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The debate about Rupert Sheldrake's talk

Please use this space to comment on the debate around Rupert Sheldrake's TEDx talk, as described here:

http://blog.ted.com/2013/03/19/the-debate-about-rupert-sheldrakes-talk/

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Closing Statement from TED

Thanks to all who participated in this conversation on TED's decision to move Rupert Sheldrake's talk from YouTube to TED.com. It was scheduled as a 2-week conversation, and has now closed. But the archive will remain visible here.

We'd like to respond here to some of the questions raised in the course of the discussion.

Some asked whether this was "censorship." Now, it's pretty clear that it isn't censorship, since the talk itself is literally a click away on this very site, and easily findable on Google. But it raises an interesting question about curation. Should TED play *any* curatorial role in the content it allows its TEDx organizers to promote? We believe we should. And once you accept a role for curatorial limits, you have to accept there will be times when disputes arise.

A number of questions were raised about TED's science board: How it works and why the member list isn't public. Our science board has 5 members -- all working scientists or distinguished science journalists. When we encounter a scientific talk that raises questions, they advise us on their position. I and my team here at TED make the final decisions. We keep the names of the science board private. This is a common practice for science review boards in the academic world, which preserves the objectivity of the recommendations and also protects the participants from retribution or harassment.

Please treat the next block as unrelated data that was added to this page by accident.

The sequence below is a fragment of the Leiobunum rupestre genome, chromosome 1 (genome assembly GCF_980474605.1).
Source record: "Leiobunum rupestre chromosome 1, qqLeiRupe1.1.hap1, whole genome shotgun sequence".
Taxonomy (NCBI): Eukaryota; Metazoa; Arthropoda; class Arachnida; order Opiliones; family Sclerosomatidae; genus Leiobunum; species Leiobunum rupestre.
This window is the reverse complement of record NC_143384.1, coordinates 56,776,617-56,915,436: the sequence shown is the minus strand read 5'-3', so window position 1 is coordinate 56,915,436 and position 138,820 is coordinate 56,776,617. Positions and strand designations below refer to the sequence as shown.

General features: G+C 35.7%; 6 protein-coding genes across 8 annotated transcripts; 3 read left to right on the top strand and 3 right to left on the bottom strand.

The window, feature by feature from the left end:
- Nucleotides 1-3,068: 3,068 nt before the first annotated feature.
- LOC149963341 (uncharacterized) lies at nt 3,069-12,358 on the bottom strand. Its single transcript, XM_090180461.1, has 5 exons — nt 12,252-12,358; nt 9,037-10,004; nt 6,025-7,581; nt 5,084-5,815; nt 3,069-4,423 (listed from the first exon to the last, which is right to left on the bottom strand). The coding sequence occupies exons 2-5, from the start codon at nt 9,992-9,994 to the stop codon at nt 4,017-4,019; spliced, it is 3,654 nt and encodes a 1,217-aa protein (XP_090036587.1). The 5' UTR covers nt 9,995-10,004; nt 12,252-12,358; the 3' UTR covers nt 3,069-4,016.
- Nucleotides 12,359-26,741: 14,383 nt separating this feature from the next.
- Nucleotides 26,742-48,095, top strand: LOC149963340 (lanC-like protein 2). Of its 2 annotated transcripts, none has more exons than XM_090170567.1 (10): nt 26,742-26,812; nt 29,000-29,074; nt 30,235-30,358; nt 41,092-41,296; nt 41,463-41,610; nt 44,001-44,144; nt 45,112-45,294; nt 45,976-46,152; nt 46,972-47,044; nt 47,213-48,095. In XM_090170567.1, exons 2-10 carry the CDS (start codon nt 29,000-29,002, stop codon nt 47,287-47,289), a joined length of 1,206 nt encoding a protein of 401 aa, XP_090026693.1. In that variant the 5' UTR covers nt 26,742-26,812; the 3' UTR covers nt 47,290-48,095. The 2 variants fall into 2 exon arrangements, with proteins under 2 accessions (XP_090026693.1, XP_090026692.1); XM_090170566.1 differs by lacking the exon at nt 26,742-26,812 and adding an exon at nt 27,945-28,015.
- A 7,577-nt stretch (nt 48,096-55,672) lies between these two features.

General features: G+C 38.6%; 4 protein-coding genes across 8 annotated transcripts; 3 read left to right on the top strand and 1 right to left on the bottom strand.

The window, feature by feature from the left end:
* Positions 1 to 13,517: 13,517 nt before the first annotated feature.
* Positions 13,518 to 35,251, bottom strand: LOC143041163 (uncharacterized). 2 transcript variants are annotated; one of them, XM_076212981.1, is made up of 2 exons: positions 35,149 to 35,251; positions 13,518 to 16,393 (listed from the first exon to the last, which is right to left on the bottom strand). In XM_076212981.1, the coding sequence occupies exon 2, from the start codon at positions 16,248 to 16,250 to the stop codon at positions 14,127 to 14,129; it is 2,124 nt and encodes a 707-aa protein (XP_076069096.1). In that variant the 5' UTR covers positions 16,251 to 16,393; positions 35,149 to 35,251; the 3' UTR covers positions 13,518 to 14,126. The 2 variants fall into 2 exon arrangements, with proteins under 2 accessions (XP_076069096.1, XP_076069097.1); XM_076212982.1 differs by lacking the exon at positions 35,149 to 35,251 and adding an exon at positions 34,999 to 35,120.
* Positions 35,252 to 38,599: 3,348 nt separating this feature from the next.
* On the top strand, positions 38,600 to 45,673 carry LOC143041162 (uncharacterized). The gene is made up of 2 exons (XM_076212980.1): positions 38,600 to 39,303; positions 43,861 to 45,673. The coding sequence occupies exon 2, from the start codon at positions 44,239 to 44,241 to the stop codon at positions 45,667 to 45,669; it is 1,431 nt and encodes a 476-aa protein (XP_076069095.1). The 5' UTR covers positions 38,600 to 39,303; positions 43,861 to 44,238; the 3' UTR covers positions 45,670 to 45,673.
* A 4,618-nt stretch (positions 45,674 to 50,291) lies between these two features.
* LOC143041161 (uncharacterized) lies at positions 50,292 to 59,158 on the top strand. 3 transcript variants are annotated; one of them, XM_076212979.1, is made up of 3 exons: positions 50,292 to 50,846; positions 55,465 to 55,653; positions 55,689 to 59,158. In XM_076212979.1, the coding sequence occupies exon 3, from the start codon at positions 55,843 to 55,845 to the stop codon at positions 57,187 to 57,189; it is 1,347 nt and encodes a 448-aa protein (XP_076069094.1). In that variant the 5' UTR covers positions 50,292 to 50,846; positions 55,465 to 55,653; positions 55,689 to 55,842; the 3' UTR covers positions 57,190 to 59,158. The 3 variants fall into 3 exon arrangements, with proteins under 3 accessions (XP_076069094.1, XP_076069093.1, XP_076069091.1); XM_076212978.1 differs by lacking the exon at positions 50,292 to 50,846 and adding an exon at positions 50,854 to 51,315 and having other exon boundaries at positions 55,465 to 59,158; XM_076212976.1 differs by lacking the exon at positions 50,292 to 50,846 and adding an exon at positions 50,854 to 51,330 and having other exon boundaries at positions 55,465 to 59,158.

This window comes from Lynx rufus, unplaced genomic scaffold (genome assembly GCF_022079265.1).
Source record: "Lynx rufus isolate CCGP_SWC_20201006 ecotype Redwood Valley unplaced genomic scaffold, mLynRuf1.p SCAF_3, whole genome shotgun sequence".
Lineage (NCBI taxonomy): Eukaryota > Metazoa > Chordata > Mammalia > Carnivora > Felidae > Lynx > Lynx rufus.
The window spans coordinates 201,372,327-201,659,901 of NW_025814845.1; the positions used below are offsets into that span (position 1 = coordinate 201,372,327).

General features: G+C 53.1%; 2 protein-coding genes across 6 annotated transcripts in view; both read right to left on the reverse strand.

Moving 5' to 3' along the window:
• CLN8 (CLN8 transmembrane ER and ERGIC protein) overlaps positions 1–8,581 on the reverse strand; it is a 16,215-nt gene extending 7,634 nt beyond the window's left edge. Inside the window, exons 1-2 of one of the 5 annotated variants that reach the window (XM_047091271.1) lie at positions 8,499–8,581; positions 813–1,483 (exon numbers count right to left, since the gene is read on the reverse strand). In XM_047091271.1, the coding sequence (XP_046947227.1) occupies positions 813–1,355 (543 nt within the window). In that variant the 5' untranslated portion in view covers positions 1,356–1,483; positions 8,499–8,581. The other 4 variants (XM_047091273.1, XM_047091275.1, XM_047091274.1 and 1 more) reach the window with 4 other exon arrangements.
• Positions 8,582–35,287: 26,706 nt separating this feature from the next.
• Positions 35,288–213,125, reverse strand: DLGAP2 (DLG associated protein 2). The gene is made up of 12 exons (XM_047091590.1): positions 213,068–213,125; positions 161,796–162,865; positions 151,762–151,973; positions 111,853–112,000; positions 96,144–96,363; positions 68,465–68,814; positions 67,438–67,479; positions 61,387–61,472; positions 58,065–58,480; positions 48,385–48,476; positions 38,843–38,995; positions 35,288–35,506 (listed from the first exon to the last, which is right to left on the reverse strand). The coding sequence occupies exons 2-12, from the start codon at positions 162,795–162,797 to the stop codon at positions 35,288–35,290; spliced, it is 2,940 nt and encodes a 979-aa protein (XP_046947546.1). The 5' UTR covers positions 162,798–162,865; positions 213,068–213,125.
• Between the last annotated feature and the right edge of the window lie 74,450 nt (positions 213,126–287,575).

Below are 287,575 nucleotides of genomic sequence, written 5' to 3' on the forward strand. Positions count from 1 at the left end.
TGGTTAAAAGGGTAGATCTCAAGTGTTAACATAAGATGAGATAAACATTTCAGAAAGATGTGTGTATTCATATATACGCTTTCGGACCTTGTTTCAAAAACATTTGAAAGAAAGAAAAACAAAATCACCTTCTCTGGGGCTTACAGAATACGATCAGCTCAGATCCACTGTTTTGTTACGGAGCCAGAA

Finally, let me say that TED is 100% committed to open enquiry, including challenges to orthodox thinking. But we're also firm believers in appropriate skepticism, or critical thinking. Those two instincts will sometimes conflict, as they did in this case. That's why we invited this debate. The process hasn't been perfect. But it has been undertaken in passionate pursuit of these core values.

The talk, and this conversation, will remain here, and all are invited to make their own reasoned judgement.

Thanks for listening.

Chris Anderson, TED Curator

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  • Mar 20 2013: DRUGS (and their dangers) - Tim Brown, mescaline. Roland Griffiths, psilocybin. Just two examples of two TED talks mentioning positive aspects of drug use. As long as they don't call people to recklessly use drugs (which Hancock clearly never did), no problem in my opinion. Ken Robinson's talks come to mind - they're not about drugs, but do you feel the need to take them down, because his portrayal of a stifling education system and highlighting of a free, less controlled development of our personally dominant faculties might inspire kids to drop out of school ? Since he sure didn't make being in school look very attractive. Your stance on drugs seems pretty clear-defined as well.

    ANECDOTAL - For example, the talks I just mentioned, by Ken Robinson, are highly anecdotal in nature, and so is the evidence he gives for his OPINION. He surely didn't swamp the audience with data supporting his stance.

    All this goes to show, you don't need a community debating these sub-topics. You need these drawn-out debates to pacify those who want to see the two talks in question back up, while all the while pacifying the other side by not having them back up anywhere but a corner of the blog, where in a few weeks noone will really find them any more unless specifically looking. If you were interested in anything but this, in a real debate about the central issue - you, the visionary TED, would host public debates on this, to really give it publicity. Between outright proponents of materialism, and more moderate voices (Thomas Nagel comes to mind these days). But you're afraid of the mine field.

    cont'd. below

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